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I'll put the question first, and then the background, because I'm not sure that the background is necessary to answer the question:

I have a geometric proof, but is there an elegant algebraic proof that $$ \left[ \begin{matrix}-1 & 1 + \cos\frac{\pi}{2n} \\ -2 & 1 + 2\cos\frac{\pi}{2n}\end{matrix} \right] ^n \left[ \begin{matrix}0 \\ 1\end{matrix} \right] = \left[ \begin{matrix}\cot \frac{\pi}{4n} \\ \cot \frac{\pi}{4n}\end{matrix} \right]$$


Background:

This is motivated by the latest maths puzzle from Spanish newspaper El País (problem statement there in Spanish, obviously). NB the deadline for submitting solutions to win the prize has passed, so don't worry about cheating. The relevant part of the problem is this:

We have two straight lines (in Euclidean geometry) and we wish to draw a zigzag between them. We start at the intersection point and draw a straight line segment of length $r$ along one of the lines (which we shall call the "horizontal line"). We then draw a straight line segment of length $r$ from the end-point to the other ("non-horizontal") line. We alternate between the two with straight line segments of the same length, without overlapping or doubling back. The 20th such line segment is perpendicular to the horizontal line. What is the angle between the lines?

There's a simple geometric solution (which I shan't state here, in case anyone wants to solve it himself - although I expect that an answer may include spoilers, so if you do want to solve it yourself, look away now), but before finding it I went down an algebraic approach which led me to an equation involving a matrix similar to the one above raised to the 10th power. Basically the equation above is the generalisation to the case with $2n$ line segments and the answer (derived from the geometric proof) substituted for the unknown angle.

The question is motivated by little more than curiosity, because I already have a proof. I've tried to prove it myself, but the best I've got so far is a messy expression in terms of some matrices whose powers do have a relatively nice closed form.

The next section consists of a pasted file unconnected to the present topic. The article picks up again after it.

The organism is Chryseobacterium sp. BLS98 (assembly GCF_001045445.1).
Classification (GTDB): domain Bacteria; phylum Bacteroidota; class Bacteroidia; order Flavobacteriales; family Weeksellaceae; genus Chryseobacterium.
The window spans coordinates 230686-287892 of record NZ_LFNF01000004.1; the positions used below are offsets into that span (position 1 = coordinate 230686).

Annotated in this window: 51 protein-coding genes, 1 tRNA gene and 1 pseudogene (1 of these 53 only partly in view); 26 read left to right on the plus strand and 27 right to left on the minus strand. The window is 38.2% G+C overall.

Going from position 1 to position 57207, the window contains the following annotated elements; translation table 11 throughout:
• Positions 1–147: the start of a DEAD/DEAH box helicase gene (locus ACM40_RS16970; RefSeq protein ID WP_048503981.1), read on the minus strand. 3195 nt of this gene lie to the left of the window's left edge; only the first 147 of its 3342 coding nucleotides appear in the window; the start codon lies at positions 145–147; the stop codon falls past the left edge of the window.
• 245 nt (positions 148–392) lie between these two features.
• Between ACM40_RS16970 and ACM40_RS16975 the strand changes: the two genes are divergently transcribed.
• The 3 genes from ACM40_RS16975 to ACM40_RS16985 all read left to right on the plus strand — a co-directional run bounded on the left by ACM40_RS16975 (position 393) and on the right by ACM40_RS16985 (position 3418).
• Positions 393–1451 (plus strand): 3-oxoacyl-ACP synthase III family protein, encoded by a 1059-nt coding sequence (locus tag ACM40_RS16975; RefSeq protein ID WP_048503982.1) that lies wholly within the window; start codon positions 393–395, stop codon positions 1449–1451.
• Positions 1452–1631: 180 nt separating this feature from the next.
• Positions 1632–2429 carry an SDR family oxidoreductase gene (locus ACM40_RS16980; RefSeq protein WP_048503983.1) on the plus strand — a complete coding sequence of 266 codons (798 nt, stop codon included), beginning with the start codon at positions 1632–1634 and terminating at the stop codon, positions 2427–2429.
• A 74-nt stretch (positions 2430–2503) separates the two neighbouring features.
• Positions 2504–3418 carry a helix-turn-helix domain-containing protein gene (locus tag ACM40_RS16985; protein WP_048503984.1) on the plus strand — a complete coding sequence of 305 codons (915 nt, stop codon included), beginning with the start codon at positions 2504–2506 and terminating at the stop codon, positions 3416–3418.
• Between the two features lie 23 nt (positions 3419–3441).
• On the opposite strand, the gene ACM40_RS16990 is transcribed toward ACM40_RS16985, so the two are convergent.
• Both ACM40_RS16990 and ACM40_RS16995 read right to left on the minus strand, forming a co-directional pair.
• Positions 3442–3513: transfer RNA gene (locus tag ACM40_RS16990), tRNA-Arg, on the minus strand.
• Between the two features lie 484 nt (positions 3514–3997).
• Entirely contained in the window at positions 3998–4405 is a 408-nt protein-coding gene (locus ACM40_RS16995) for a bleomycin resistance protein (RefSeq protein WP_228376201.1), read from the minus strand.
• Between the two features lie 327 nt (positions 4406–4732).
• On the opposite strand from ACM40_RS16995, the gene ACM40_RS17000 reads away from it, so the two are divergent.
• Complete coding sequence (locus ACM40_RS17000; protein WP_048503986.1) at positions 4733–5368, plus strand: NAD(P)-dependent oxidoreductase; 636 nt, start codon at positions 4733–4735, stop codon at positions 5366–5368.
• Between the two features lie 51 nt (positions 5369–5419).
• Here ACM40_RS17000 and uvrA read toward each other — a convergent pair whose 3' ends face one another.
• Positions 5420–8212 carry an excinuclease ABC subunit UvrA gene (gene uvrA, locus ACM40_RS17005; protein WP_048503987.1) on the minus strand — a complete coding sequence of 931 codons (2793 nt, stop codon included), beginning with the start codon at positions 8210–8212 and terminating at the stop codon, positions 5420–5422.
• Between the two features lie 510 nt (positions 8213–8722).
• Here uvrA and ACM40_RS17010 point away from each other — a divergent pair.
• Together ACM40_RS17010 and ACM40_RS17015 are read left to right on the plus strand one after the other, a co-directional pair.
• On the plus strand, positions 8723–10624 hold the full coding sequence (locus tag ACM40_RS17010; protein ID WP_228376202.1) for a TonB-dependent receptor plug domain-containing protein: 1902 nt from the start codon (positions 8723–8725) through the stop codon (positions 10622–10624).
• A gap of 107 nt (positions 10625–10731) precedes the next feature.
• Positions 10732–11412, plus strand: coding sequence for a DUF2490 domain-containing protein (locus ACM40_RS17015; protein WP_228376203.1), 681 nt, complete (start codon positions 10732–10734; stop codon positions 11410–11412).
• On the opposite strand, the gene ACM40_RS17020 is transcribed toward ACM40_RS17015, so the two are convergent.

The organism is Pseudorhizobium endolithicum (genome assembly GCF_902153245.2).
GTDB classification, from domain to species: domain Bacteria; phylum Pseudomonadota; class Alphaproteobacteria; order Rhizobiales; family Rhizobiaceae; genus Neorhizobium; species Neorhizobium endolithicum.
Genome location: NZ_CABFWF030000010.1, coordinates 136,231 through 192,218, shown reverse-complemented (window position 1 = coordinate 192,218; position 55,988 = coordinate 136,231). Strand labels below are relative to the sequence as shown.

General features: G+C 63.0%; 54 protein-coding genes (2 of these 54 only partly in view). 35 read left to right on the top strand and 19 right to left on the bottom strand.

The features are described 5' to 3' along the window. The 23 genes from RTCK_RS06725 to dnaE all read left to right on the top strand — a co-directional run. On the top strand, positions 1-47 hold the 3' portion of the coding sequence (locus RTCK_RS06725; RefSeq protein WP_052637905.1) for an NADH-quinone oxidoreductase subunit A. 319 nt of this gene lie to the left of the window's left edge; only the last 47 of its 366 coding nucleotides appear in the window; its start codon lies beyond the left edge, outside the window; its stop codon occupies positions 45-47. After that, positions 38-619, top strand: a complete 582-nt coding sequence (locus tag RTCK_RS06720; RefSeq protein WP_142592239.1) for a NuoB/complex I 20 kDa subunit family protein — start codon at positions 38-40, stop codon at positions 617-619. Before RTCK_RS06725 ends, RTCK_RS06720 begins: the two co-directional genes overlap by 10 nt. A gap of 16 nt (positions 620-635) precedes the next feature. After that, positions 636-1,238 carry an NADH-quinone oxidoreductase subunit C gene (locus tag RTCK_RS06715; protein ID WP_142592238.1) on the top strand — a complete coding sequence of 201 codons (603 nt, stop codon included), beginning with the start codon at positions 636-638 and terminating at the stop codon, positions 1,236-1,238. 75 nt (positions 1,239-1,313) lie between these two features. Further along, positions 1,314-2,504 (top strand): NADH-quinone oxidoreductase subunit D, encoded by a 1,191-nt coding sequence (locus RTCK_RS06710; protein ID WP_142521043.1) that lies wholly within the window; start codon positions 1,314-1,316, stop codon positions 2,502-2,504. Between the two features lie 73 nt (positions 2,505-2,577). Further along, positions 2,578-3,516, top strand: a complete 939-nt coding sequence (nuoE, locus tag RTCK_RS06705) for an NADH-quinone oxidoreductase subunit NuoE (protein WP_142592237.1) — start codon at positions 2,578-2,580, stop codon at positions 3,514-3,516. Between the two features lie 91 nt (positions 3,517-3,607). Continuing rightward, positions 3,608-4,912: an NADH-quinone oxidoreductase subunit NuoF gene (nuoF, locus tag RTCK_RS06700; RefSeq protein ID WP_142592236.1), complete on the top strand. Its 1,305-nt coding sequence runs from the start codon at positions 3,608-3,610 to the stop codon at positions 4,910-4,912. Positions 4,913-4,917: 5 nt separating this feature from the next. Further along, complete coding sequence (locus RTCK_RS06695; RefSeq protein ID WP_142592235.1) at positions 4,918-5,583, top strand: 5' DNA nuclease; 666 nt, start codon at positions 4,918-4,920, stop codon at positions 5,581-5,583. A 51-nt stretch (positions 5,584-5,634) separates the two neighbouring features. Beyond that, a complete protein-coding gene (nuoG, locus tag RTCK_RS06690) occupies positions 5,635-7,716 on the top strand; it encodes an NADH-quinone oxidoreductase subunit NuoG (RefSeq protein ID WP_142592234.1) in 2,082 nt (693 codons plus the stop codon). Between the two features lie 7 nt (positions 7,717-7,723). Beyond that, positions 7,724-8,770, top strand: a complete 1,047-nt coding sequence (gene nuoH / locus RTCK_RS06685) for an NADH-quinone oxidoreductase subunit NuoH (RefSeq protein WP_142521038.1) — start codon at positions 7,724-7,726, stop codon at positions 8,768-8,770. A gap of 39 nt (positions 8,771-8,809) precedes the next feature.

Filling in some gaps: if the lines intersect at the origin, the horizontal line is along the x-axis, the non-horizontal line is in the first quadrant, and the angle between the lines is $\alpha$, then the points are $P_{2n} = (x_{2n}, x_{2n} \tan \alpha)$ and $P_{2n+1} = (x_{2n+1}, 0)$. Given that the distance between each pair of consecutive points is $r$ we find that $x_{2n}$ and $x_{2n+2}$ are the two roots of $$(z - x_{2n+1})^2 + z^2 \tan^2 \alpha = r^2$$, and we can use the properties of the quadratic equation to get $$x_{2n+2} = \frac{2}{1 + \tan^2 \alpha}x_{2n+1} - x_{2n}$$ By using the symmetry of the triangle formed by $P_{2n+1}$, $P_{2n+2}$, $P_{2n+3}$, we get $$x_{2n+3} = 2x_{2n+2} - x_{2n+1}$$ Putting this all together we can get a recurrence which leads to an expression for $(x_{2n}, x_{2n+1})$ in terms of the nth power of a matrix applied to $(x_{0} = 0, x_{1} = 1)$. Putting any more details risks spoiling the value of $\alpha$. The RHS of the original equation comes from observing that if the $(2n)^{th}$ line segment is perpendicular to the horizontal line, $x_{2n-1} = x_{2n} = x_{2n+1}$ and $\tan \alpha = r / x_{2n}$.

The furthest I've got so far with the matrix is to split it out as $$\left( \cos\frac{\pi}{2n} \left[ \begin{matrix}0 & 1 \\ 0 & 2\end{matrix} \right] + \left[ \begin{matrix}-1 & 1 \\ -2 & 1\end{matrix} \right] \right)^n = \sum_{k=0}^{n} \left( \begin{matrix}n \\ k\end{matrix} \right) \cos^k\frac{\pi}{2n} \left[ \begin{matrix}0 & 1 \\ 0 & 2\end{matrix} \right]^k \left[ \begin{matrix}-1 & 1 \\ -2 & 1\end{matrix} \right]^{n-k} $$

where both of the matrix powers on the RHS have closed forms - the markup here doesn't seem to like the URLs and I've taken too long to write this up and need to run, but http://www.wolframalpha.com/input/?i=[[0,1],[0,2]]^k and http://www.wolframalpha.com/input/?i=[[-1,1],[-2,1]]^(r-k)